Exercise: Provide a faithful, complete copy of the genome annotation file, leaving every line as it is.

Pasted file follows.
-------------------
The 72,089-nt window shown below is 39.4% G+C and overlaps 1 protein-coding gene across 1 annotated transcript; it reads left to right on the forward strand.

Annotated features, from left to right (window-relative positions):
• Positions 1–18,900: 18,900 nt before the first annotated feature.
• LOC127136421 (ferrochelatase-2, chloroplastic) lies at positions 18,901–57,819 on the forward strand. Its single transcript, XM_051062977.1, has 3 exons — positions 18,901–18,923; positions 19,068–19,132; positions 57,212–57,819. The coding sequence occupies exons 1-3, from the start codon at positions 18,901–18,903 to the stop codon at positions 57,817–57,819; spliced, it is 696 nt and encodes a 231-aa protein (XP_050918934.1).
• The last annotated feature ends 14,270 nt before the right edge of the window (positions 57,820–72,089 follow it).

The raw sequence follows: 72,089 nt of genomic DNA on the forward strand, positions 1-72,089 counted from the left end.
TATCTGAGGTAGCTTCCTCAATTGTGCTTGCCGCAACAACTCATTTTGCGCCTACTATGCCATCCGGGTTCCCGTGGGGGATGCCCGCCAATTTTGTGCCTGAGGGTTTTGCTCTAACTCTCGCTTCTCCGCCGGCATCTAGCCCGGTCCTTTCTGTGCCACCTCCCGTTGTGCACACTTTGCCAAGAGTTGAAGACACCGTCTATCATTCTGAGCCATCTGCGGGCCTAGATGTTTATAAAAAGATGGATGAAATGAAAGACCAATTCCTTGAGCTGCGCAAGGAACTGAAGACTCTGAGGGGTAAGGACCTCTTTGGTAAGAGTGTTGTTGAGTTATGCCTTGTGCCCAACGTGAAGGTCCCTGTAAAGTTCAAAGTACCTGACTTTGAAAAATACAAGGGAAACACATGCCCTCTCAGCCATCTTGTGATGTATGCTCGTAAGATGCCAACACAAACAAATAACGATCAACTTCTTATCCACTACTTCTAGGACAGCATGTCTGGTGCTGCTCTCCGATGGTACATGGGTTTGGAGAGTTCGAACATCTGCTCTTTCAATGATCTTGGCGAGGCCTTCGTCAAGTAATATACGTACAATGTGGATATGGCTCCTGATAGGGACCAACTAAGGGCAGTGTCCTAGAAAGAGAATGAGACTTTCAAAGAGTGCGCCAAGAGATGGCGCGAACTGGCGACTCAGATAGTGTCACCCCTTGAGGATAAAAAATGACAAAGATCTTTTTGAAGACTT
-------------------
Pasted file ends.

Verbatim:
The 72,089-nt window shown below is 39.4% G+C and overlaps 1 protein-coding gene across 1 annotated transcript; it reads left to right on the forward strand.

Annotated features, from left to right (window-relative positions):
• Positions 1–18,900: 18,900 nt before the first annotated feature.
• LOC127136421 (ferrochelatase-2, chloroplastic) lies at positions 18,901–57,819 on the forward strand. Its single transcript, XM_051062977.1, has 3 exons — positions 18,901–18,923; positions 19,068–19,132; positions 57,212–57,819. The coding sequence occupies exons 1-3, from the start codon at positions 18,901–18,903 to the stop codon at positions 57,817–57,819; spliced, it is 696 nt and encodes a 231-aa protein (XP_050918934.1).
• The last annotated feature ends 14,270 nt before the right edge of the window (positions 57,820–72,089 follow it).

The raw sequence follows: 72,089 nt of genomic DNA on the forward strand, positions 1-72,089 counted from the left end.
TATCTGAGGTAGCTTCCTCAATTGTGCTTGCCGCAACAACTCATTTTGCGCCTACTATGCCATCCGGGTTCCCGTGGGGGATGCCCGCCAATTTTGTGCCTGAGGGTTTTGCTCTAACTCTCGCTTCTCCGCCGGCATCTAGCCCGGTCCTTTCTGTGCCACCTCCCGTTGTGCACACTTTGCCAAGAGTTGAAGACACCGTCTATCATTCTGAGCCATCTGCGGGCCTAGATGTTTATAAAAAGATGGATGAAATGAAAGACCAATTCCTTGAGCTGCGCAAGGAACTGAAGACTCTGAGGGGTAAGGACCTCTTTGGTAAGAGTGTTGTTGAGTTATGCCTTGTGCCCAACGTGAAGGTCCCTGTAAAGTTCAAAGTACCTGACTTTGAAAAATACAAGGGAAACACATGCCCTCTCAGCCATCTTGTGATGTATGCTCGTAAGATGCCAACACAAACAAATAACGATCAACTTCTTATCCACTACTTCTAGGACAGCATGTCTGGTGCTGCTCTCCGATGGTACATGGGTTTGGAGAGTTCGAACATCTGCTCTTTCAATGATCTTGGCGAGGCCTTCGTCAAGTAATATACGTACAATGTGGATATGGCTCCTGATAGGGACCAACTAAGGGCAGTGTCCTAGAAAGAGAATGAGACTTTCAAAGAGTGCGCCAAGAGATGGCGCGAACTGGCGACTCAGATAGTGTCACCCCTTGAGGATAAAAAATGACAAAGATCTTTTTGAAGACTT